BioB.S. Mechanical Engineering and Mechanics, Old Dominion University, 1987M.S. Mechanical Engineering, Georgia Institute of Technology, 1989Ph.D Mechanical Engineering, Georgia Institute of Technology, 1992Visiting Postdoctoral Research Engineer and Visiting Lecturer, University of California, Berkeley, Mechanical Engineering, 1993-1994
"Developing a fundamental understanding of energy transport at the nanoscale, knowledge required to engineer materials to minimize energy consumption."Pamela Marie Norris, Executive Associate Dean for Research, School of Engineering and Applied Science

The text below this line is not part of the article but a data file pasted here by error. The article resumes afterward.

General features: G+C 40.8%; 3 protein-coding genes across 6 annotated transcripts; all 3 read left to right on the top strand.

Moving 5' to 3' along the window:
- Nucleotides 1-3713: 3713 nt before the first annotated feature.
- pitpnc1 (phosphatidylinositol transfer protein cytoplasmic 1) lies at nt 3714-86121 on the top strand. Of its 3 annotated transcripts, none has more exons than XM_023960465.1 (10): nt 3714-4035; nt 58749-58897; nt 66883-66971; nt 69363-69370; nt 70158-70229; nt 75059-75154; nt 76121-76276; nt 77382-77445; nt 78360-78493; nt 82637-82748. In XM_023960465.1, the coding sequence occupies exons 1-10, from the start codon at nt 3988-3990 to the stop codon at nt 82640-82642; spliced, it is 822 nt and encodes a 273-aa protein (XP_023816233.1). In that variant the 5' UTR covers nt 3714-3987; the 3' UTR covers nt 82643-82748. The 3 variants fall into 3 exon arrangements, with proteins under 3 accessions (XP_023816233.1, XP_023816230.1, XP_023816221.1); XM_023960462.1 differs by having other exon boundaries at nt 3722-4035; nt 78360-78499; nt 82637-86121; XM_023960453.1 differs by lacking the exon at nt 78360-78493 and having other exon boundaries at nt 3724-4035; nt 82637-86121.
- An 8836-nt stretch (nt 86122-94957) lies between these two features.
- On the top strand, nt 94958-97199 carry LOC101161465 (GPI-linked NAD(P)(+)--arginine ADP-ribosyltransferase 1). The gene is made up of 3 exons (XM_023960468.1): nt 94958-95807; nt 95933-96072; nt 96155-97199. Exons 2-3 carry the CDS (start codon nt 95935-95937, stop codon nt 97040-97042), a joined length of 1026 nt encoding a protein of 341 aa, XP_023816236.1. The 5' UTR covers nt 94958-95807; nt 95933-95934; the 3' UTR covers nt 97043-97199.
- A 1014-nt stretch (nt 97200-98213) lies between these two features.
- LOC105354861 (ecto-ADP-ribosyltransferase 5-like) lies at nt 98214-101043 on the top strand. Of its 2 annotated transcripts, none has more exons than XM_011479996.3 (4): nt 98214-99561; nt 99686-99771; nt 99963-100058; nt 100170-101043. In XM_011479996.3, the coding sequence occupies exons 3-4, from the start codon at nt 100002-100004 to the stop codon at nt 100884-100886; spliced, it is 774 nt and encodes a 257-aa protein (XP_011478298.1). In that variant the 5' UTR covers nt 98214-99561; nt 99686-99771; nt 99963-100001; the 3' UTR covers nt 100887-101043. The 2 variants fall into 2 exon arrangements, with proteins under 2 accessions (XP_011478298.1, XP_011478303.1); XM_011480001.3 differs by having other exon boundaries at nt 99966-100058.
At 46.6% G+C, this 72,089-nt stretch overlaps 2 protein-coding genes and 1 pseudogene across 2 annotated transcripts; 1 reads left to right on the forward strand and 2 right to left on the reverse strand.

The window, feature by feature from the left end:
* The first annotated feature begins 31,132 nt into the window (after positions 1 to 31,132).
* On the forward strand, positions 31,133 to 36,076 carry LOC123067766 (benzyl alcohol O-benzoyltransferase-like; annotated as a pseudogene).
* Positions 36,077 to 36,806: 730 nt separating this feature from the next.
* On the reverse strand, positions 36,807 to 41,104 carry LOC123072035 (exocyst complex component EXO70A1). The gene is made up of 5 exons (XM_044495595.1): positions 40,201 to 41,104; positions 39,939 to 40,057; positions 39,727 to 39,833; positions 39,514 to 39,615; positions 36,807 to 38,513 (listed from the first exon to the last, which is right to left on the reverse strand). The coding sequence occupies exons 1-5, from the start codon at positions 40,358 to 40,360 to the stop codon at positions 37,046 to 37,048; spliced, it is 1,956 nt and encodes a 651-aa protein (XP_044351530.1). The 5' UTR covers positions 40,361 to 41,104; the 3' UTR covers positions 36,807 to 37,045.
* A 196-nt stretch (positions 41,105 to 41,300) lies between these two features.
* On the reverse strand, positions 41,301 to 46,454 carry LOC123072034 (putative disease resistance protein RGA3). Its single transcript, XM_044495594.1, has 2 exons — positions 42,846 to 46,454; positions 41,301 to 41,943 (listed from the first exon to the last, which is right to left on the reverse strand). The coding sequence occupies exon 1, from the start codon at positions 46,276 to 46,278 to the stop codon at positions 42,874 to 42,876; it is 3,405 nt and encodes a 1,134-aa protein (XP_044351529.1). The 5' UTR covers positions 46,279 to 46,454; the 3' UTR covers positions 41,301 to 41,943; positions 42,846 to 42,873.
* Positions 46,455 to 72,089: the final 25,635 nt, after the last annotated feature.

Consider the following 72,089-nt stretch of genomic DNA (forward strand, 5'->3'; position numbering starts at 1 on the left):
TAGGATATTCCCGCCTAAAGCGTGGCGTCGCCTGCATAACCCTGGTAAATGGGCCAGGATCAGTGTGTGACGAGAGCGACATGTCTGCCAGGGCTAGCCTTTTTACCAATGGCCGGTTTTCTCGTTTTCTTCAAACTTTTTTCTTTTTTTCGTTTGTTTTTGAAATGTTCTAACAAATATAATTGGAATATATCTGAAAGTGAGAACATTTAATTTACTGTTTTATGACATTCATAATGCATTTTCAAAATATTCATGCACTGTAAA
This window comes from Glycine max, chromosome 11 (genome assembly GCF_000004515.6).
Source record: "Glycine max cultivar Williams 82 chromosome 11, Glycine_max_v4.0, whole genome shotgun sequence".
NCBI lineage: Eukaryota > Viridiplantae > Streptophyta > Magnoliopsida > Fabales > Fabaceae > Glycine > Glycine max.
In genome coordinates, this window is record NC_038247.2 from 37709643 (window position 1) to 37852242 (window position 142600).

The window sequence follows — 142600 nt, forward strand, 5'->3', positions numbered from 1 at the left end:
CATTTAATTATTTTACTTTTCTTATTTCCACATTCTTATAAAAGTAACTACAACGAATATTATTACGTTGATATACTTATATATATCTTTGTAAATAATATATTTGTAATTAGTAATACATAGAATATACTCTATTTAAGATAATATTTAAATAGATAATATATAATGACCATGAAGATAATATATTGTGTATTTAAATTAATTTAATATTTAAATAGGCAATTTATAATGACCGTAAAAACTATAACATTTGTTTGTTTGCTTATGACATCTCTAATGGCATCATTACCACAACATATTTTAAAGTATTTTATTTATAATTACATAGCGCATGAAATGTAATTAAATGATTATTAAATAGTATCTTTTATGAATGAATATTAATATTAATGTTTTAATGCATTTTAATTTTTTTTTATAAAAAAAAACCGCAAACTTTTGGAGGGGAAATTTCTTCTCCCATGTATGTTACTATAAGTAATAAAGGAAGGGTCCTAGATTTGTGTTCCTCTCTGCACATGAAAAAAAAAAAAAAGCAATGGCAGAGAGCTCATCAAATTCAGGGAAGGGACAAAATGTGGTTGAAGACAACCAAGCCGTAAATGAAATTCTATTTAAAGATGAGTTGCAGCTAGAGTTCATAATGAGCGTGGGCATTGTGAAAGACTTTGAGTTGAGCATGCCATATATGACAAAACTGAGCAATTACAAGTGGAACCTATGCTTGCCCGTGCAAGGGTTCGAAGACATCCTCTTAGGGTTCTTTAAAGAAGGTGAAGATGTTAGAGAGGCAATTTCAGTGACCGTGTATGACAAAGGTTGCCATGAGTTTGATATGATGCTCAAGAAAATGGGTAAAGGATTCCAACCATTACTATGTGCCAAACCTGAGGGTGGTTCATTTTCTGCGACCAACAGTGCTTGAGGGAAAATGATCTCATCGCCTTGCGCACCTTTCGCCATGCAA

Pamela Norris is the Executive Associate Dean of Research in the School of Engineering and Applied Science and the Frederick Tracy Morse Professor of Mechanical and Aerospace Engineering. After receiving her PhD from Ga Tech in 1992 and completing post-doctoral studies at UC Berkeley with Chang-Lin Tien, she joined the faculty at UVA in 1994, where she founded both the Nanoscale Energy Transfer Lab and the Aerogel Research Lab. Today, she is recognized globally as a leading expert in both research fields. She routinely chairs, and speaks at, international conferences on those subjects and has published over 100 heavily cited referred journal papers. She holds patents for applications of aerogels in areas ranging from biological warfare detection, to lab-on-a-chip, to thermal insulation, along with patents for innovative thermal management techniques for jet-blast deflectors. She has served as the PI or Co-PI on over 45 sponsored research projects representing well over $25M from DOD, NSF, Industry and Foundations. She typically supervises a few undergraduate theses each year and has advised 24 doctoral students, 26 master’s degree students, and many research assistants. Pam is well-known for her mentoring skills and for her dedication to increasing the representation and retention of women faculty in the STEM disciplines, serving now as the Director of UVA’s NSF ADVANCE Institutional Transformation program. In 2016 she was honored with the Society of Women Engineers Distinguished Engineering Educator Award “for enduring, positive influence on students’ lives as a gifted teacher, mentor, and role model; and for promoting greater diversity in STEM higher education”.